US says using Huawei in UK 5G network would be ‘madness’
Ministers told allowing Chinese firm access would risk intelligence sharing
The US has warned Britain that using Huawei technology in the UK’s 5G networks would be “nothing short of madness”.
In an ultimatum described as “extraordinary” by The Guardian, senior US officials also told British ministers that allowing the Chinese firm access to the nation’s telecom network would put transatlantic intelligence sharing at risk.
After sharing a dossier of technical information that aims to contradict British intelligence’s own assessment, one official said that the US president hoped not to fall out with the UK over the issue but added: “Donald Trump is watching closely.”
Boris Johnson has been advised by the UK’s security establishment that any risks can be contained and he is expected to make a final decision on whether to include Huawei soon.
Over the weekend, the head of MI5, Andrew Parker, told the Financial Times in a rare interview that he saw “no reason to think” that using Huawei technology would threaten intelligence sharing with the US. However, an unamed senior US official refuted that, saying: “Congress has made it clear they will want an evaluation of our intelligence sharing.”
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Bloomberg says Huawei’s supporters argue that the company’s equipment can be used in non-core areas in a way that keeps the network secure, but the US claims that the effects of the leap to 5G technology are so poorly understood that the safest and best solution is to keep the Chinese company out altogether.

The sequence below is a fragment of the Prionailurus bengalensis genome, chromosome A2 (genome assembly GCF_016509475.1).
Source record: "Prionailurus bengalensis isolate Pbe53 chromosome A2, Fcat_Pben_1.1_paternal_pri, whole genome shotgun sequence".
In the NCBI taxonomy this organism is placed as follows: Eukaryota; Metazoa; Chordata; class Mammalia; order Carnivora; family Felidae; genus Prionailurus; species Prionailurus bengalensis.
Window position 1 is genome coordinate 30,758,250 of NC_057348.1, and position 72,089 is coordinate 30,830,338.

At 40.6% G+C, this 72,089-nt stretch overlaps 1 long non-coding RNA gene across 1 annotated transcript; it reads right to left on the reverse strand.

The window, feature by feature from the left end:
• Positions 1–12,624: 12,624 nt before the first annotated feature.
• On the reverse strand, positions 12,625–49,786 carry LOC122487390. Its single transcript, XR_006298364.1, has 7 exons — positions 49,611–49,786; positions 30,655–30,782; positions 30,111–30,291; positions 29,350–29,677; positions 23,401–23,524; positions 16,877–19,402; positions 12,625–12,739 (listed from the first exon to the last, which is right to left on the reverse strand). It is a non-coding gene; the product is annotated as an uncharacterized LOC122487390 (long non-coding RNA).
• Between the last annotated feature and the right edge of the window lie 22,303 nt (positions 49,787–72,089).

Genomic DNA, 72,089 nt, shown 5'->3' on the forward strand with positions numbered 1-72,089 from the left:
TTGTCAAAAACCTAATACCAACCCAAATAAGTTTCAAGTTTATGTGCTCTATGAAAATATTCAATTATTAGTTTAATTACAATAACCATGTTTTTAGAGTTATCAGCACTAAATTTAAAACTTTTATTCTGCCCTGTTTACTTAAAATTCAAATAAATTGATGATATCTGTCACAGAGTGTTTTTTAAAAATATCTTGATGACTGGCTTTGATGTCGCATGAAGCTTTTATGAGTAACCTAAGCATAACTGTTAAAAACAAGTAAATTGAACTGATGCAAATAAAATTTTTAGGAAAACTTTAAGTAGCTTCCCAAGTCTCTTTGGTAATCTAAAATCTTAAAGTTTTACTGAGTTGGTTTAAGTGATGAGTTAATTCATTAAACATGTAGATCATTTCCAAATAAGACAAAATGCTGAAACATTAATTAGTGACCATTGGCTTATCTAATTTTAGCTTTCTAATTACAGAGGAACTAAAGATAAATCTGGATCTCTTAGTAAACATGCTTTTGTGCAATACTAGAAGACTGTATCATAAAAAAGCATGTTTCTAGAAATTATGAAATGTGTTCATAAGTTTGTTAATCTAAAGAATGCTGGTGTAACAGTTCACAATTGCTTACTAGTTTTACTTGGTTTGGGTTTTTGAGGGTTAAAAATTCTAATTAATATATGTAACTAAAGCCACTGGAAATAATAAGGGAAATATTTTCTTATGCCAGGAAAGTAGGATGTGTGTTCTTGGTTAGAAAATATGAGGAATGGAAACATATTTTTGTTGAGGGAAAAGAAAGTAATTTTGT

The final decision on Huawei’s involvement in the UK telecoms network is expected by the end of the month. The company has consistently denied that its technology can be used for spying purposes by the Chinese government.
A Huawei spokesperson told the BBC: “We are a private company which has supplied 3G, 4G and broadband equipment to the UK's telecoms companies for 15 years. British experts are clear our technology does not pose a security risk.”
The Financial Times reports that all four mobile networks in Britain — Vodafone, BT, EE and Three — have now launched 5G using the Chinese company’s equipment at the “non-core level”.
The paper notes this means the technology is used in “antennas and base stations used on masts and rooftops”, but is not used where “customer details are held and calls are routed”.